|use_access_time_filter||Use access time filter||Use last-access time when checking for lineage discovery. Only applicable if the HDFS settings for last access date are enabled in the property ||false||HDFS|
|same_schema||Percent of fields with the same name to be considered as the same schema||Percent of fields with the same name to be considered as the same schema. For the same schema, lineage discovery matches the same name fields.||0.8||--|
|same_schema.non_matching||Percent of non-matching fields of same name to be excluded from the lineage consideration||If greater than this percentage of the child fields do not match the same schema, then the parent-child is not considered for lineage discovery.||0.3||--|
|same_schema.min2check||Minimum same schema fields to match||Minimum same schema fields to match. Otherwise, you cannot use same schema optimization.||5||--|
|lpupdate.batchsize||Batch size for discovery cache objects||Use this batch size to save discovery cache objects. One batch normally is saved in one HDFS MapFile in the location configured using ||200||--|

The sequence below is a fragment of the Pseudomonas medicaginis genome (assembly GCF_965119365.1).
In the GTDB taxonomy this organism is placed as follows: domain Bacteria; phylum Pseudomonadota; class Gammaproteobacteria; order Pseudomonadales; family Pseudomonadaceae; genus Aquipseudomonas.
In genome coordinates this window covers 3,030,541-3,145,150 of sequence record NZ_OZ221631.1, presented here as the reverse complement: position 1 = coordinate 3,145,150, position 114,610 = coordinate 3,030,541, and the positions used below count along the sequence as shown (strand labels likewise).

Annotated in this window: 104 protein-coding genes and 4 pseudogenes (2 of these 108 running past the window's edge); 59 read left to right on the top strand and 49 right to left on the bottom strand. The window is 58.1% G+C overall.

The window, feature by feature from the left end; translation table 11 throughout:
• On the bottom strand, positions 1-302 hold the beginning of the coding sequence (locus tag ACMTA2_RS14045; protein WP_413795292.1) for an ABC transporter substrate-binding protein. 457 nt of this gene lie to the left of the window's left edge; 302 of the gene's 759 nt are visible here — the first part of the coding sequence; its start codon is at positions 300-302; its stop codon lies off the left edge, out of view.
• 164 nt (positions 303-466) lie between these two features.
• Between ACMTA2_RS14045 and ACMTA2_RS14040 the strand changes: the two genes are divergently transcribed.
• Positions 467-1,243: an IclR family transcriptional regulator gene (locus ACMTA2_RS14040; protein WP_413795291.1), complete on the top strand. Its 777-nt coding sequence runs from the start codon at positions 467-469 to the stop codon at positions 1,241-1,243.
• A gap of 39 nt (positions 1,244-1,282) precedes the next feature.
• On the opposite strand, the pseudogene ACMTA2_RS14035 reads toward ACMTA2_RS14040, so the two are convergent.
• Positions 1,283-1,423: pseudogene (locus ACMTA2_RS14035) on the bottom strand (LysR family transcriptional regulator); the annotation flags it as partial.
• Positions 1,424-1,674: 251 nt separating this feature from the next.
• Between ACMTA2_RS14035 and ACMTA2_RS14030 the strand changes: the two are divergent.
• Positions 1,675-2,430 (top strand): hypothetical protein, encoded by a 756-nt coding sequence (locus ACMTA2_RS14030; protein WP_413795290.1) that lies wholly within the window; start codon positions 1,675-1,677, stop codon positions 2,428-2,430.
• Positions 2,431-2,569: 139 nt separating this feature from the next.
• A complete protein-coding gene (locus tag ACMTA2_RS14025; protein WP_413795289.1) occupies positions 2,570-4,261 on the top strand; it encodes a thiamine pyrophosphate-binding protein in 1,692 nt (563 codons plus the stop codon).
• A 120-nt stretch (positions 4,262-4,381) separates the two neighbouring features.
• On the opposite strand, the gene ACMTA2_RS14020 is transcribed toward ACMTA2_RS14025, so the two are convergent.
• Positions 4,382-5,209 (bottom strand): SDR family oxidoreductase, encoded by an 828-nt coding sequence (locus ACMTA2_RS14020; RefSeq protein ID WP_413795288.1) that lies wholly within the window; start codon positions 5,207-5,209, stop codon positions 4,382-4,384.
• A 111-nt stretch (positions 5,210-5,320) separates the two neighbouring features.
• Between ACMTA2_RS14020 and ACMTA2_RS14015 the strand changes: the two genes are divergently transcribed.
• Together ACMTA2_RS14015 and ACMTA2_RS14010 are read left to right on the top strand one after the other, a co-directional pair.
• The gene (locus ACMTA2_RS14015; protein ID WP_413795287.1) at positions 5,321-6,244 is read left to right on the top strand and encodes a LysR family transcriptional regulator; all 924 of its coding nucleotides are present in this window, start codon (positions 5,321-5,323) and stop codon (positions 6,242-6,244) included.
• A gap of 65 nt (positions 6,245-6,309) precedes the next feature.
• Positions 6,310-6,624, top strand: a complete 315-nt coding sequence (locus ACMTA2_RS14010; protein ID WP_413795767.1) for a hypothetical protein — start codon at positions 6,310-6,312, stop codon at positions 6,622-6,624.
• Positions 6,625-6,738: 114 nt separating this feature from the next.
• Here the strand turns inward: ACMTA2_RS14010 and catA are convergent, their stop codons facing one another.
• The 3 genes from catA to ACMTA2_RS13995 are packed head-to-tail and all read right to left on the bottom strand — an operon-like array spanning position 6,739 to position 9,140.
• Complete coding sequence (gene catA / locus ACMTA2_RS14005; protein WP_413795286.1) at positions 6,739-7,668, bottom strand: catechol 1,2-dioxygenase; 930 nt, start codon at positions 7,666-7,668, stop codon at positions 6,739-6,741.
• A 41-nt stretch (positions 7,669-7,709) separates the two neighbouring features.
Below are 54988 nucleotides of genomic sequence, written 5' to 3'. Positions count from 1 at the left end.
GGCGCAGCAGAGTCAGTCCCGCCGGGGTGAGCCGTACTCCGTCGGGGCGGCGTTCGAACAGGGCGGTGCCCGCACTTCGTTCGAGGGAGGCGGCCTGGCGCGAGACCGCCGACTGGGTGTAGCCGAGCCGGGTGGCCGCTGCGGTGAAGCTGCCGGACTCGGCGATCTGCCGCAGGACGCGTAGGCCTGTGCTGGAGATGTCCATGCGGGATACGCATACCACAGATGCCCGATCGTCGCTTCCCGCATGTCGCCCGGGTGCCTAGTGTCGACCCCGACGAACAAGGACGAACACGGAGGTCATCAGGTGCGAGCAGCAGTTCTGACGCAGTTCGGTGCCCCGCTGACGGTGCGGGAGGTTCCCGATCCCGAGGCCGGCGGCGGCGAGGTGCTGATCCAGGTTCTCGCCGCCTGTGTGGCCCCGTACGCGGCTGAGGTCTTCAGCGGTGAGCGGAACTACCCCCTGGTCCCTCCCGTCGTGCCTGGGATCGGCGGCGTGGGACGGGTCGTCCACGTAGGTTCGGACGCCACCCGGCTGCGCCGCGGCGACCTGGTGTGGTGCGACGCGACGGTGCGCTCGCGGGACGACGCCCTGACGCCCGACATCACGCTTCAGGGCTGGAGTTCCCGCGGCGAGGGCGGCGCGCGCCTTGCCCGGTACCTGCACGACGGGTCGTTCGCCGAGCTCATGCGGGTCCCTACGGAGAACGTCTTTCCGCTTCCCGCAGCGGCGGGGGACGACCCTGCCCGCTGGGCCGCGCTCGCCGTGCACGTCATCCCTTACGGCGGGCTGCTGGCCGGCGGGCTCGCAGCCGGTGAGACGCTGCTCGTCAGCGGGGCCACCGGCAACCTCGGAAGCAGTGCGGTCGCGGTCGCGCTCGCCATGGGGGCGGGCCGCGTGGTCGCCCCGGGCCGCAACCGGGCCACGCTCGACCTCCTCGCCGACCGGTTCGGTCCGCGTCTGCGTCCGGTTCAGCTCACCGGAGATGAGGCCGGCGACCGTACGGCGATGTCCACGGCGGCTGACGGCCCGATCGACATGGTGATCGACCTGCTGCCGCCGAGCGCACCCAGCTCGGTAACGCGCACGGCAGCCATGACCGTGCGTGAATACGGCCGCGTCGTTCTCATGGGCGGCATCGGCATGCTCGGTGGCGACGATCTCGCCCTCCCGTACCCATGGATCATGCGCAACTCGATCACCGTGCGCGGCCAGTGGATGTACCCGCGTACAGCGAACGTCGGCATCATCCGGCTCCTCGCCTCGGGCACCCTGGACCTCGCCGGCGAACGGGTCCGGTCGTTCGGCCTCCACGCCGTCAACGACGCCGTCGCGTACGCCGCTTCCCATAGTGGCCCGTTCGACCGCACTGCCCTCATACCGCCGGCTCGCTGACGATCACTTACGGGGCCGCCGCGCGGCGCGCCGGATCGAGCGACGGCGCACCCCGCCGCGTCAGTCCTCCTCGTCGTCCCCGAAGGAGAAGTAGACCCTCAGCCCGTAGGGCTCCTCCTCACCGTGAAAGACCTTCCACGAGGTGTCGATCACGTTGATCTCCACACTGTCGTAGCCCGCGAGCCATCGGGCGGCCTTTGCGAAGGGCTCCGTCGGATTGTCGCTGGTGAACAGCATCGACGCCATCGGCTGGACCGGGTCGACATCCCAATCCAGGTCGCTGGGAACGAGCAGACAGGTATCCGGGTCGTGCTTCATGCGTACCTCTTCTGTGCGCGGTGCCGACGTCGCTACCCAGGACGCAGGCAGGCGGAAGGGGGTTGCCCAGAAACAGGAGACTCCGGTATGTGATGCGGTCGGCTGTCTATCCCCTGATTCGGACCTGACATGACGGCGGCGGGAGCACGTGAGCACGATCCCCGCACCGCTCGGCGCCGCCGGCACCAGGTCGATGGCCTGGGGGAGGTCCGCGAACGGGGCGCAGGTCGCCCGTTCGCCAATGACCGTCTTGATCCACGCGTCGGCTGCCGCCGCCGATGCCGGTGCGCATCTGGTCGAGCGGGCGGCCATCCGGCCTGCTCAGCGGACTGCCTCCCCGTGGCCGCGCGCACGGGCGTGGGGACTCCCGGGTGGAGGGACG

|discovery.framework.right.batchsize||Batch size for left entity caching for discovery framework||Use this batch size to retrieve left entity: first entity type defined for the discovery cross product. For tag propagation, it is a tag. For lineage discovery, it is a parent data resource.||500||--|
|discovery.framework.right.batchsize||Batch size for right entity caching for discovery framework||Use this batch size to retrieve the right entity: second entity type defined for the discovery cross product. Currently, it is always a data resource.||400||--|
The places where data comes into the cluster is called the origin of that data. Typically, the origin is the data source or the virtual folder belonging to or coming from the resource. Data Catalog propagates the origin information across the lineage relationships to show the origin of the data.
Origins of any resource are data sources related to this data resource directly (belongs to) or indirectly, through imported, inferred, or manually created (factual) lineages.
To see origins in the single resource view, navigate to Manage, then click Tools. Select Utils from the Tools dialog box that displays. For details about entering parameters to view origins, see Examine data resource origins.